While China, India, Brazil and other rapidly developing countries are booming markets for exports, Canada and Mexico are still the U.S.’s strongest trade partners, said Suresh Kumar, the top official for the U.S. & Foreign Commercial Service.
“Just our exports to Canada alone are two and half times our exports to China and more than our total exports to China, Japan, South Korea and Singapore combined,” said Mr. Kumar, who is director general of the commercial service and an assistant secretary of commerce.
After meeting with a venture capital group and local exporters in Atlanta, Mr. Kumar sat down with GlobalAtlanta at the offices of the U.S. Export Assistance Center in Midtown.
As the trade promotion arm of the Commerce Department, the service works to help U.S. companies increase exports and enter new markets. With 109 domestic offices and 128 offices abroad, the organization provides a range of services, including helping businesses plan for international expansion and identifying potential business partners abroad.
Mr. Kumar credited the North American Free Trade Agreement, which eliminated all tariffs between Mexico, Canada and the U.S., with robust trade. It also allows manufacturers in the U.S. to easily partner with its neighboring countries.
“Sharing a common border as we do with both Mexico and with Canada also allows us to look at these markets as part of an embedded supply chain,” Mr. Kumar told GlobalAtlanta.
U.S. exports to these partners were valued at $411.5 billion in 2010, a 23.4 percent increase from 2009. Since Nafta’s implementation in 1994, the value of exports to Mexico and Canada has increased 190 percent.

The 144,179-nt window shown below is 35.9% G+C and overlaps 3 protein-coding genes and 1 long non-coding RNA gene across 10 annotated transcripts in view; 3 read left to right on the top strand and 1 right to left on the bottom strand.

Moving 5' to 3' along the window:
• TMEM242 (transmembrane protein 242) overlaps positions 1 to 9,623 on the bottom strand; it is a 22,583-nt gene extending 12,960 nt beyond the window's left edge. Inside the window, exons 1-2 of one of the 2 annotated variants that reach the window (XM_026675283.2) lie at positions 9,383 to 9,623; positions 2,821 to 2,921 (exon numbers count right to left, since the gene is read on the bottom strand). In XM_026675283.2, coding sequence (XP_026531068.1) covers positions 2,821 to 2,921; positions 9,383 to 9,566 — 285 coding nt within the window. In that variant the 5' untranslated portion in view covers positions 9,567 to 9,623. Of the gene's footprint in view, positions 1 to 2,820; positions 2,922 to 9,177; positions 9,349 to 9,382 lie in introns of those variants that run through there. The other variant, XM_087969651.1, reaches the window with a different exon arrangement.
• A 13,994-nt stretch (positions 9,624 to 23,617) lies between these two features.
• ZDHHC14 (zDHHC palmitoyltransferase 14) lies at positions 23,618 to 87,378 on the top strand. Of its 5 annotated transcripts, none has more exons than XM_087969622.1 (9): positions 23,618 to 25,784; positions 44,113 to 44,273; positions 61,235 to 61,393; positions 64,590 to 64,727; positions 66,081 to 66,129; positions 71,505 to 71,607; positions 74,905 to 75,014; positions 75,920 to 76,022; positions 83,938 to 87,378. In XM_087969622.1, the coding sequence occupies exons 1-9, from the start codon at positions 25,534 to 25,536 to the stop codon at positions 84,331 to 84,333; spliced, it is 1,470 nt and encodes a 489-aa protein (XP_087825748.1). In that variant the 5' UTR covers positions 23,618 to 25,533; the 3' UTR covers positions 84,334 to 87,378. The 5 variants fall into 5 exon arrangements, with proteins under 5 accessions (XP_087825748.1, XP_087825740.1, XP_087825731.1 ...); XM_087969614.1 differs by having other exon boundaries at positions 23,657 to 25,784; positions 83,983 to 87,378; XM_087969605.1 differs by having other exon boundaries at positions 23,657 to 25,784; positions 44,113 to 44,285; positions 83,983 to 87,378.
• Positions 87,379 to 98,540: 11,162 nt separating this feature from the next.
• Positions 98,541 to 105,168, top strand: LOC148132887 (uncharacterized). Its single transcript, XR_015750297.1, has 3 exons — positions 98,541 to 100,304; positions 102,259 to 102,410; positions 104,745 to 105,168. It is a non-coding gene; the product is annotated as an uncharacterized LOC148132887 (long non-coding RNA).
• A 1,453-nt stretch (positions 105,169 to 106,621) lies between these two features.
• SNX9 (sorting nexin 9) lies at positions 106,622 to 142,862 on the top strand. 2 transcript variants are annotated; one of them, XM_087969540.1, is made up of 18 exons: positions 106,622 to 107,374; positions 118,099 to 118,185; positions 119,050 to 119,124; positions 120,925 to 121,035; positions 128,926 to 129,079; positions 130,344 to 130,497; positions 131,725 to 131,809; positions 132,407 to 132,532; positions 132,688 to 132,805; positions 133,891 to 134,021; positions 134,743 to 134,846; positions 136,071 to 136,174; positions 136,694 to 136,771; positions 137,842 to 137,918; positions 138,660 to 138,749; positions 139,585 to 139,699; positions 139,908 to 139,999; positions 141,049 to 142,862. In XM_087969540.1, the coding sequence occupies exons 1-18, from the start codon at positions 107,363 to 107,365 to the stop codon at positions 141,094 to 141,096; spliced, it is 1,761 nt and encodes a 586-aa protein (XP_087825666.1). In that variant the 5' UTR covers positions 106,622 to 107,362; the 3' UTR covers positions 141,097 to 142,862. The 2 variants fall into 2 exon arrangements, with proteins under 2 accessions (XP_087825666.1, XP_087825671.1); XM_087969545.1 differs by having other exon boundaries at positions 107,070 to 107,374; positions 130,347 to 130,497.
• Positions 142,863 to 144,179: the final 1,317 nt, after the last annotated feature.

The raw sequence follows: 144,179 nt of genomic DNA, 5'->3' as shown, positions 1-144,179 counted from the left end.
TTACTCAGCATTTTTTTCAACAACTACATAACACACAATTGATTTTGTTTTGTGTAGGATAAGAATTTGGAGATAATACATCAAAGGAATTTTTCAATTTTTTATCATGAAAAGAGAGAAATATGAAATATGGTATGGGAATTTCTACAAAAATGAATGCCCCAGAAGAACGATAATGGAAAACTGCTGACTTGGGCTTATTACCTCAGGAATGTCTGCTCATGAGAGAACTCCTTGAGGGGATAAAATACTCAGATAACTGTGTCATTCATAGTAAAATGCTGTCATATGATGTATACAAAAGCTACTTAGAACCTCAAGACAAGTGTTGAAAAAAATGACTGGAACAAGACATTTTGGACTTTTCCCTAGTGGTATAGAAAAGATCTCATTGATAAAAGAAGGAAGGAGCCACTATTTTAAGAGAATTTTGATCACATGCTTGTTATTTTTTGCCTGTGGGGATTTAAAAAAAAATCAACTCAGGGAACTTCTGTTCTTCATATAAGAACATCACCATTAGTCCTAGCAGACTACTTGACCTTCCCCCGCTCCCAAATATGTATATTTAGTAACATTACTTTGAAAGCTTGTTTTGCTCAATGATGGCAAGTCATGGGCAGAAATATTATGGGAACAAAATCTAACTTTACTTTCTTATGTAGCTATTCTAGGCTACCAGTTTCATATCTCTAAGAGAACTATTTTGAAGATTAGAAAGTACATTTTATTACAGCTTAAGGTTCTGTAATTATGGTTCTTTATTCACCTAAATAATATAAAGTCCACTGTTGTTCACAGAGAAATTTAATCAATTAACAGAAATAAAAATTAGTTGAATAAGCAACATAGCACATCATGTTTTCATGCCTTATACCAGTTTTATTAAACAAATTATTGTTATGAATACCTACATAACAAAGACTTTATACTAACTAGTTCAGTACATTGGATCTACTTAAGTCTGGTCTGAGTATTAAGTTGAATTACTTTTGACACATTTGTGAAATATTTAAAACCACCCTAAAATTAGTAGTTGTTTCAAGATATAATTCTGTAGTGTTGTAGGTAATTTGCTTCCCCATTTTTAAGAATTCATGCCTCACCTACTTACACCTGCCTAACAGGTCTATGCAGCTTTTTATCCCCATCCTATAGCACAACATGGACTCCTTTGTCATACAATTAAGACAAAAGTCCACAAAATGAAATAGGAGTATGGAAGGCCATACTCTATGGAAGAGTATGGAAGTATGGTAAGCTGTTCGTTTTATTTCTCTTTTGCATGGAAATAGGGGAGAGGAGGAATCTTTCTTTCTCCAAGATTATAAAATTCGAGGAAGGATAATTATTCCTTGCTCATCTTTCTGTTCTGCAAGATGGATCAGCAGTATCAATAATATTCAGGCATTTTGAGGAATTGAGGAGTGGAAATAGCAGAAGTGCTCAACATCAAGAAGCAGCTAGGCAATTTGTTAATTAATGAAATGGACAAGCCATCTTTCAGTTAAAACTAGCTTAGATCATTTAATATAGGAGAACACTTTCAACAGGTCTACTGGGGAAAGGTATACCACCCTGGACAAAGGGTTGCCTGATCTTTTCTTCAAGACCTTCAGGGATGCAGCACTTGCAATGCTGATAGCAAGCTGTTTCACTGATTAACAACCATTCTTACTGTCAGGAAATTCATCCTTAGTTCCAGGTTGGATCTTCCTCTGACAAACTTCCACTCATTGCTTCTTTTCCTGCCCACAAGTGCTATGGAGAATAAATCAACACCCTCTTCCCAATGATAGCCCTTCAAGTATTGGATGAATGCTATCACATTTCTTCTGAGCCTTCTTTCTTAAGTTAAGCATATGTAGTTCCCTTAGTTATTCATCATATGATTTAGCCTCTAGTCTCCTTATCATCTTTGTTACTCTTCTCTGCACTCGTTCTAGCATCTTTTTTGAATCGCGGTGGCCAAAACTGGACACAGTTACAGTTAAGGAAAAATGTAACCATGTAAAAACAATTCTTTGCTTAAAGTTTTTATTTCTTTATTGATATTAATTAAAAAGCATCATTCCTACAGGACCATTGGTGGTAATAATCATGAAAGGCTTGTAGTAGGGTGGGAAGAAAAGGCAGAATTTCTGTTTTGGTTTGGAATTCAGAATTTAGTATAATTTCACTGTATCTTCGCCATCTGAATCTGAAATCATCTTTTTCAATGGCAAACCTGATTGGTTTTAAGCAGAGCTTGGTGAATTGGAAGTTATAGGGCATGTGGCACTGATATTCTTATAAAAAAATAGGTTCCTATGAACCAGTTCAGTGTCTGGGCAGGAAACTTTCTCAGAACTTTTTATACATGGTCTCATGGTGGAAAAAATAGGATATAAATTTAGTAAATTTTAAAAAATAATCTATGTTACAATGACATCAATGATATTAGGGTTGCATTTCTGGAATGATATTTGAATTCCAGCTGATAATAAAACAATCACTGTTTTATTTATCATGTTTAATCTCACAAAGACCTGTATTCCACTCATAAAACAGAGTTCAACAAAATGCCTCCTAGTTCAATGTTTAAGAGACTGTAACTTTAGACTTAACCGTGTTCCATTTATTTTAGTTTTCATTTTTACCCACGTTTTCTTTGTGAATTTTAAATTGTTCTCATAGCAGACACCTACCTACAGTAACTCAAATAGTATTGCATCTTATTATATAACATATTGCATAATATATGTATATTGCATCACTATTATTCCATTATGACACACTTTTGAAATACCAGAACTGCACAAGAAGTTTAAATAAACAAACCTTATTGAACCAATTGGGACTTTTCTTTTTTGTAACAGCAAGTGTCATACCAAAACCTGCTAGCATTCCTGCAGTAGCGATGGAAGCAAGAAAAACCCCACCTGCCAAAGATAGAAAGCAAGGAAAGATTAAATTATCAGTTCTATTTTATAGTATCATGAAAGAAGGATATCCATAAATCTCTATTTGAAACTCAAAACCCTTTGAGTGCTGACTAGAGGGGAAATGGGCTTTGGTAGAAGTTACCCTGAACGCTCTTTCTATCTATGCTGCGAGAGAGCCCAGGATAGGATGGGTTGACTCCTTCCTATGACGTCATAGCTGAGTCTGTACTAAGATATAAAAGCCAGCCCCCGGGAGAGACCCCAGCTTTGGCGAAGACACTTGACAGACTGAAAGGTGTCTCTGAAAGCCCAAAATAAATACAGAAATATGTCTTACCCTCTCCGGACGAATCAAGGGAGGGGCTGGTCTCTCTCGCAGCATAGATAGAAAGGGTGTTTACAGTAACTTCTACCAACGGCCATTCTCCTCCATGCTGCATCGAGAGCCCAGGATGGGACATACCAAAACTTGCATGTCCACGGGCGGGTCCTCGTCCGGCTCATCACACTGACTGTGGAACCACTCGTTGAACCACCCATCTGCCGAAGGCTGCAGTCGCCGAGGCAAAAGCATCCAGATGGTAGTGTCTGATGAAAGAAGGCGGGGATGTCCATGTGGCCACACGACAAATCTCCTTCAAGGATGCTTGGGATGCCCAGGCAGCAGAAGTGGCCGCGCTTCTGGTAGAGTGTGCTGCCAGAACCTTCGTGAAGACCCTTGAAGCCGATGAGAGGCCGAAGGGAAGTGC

“We think Nafta was the right thing to do and a step in the right direction,” said Mr. Kumar.
President Obama‘s administration is currently promoting the U.S.-South Korea free trade agreement, the largest free-trade deal since Nafta, which narrowly passed in Congress in 1993.
In early December, the administration agreed to a revised trade deal with Korea. Neither this agreement nor pending deals with Colombia and Panama have been put to a vote in Congress.
“It is our hope and our intent that (Colombia and Panama agreements) will very quickly pass soon after the Korea one goes through,” said Mr. Kumar.
He added that it is in the country’s best interest for Congress to pass these trade deals and that the Korea agreement alone would add $10 billion in exports and create 70,000 jobs in the U.S.
More than a year ago, the president announced the National Export Initiative, a plan to double U.S. exports by 2014 by removing trade barriers and helping small businesses enter new markets.
Mr. Kumar said the U.S. is on its way to doubling exports, with 17 percent growth in the first 12 months. To reach the goal, exports need to increase by 15 percent each year.
“We are very pleased with the results but also conscious it’s only the first of five years and much is required to be done,” said Mr. Kumar.
For more information, visit http://trade.gov/cs/.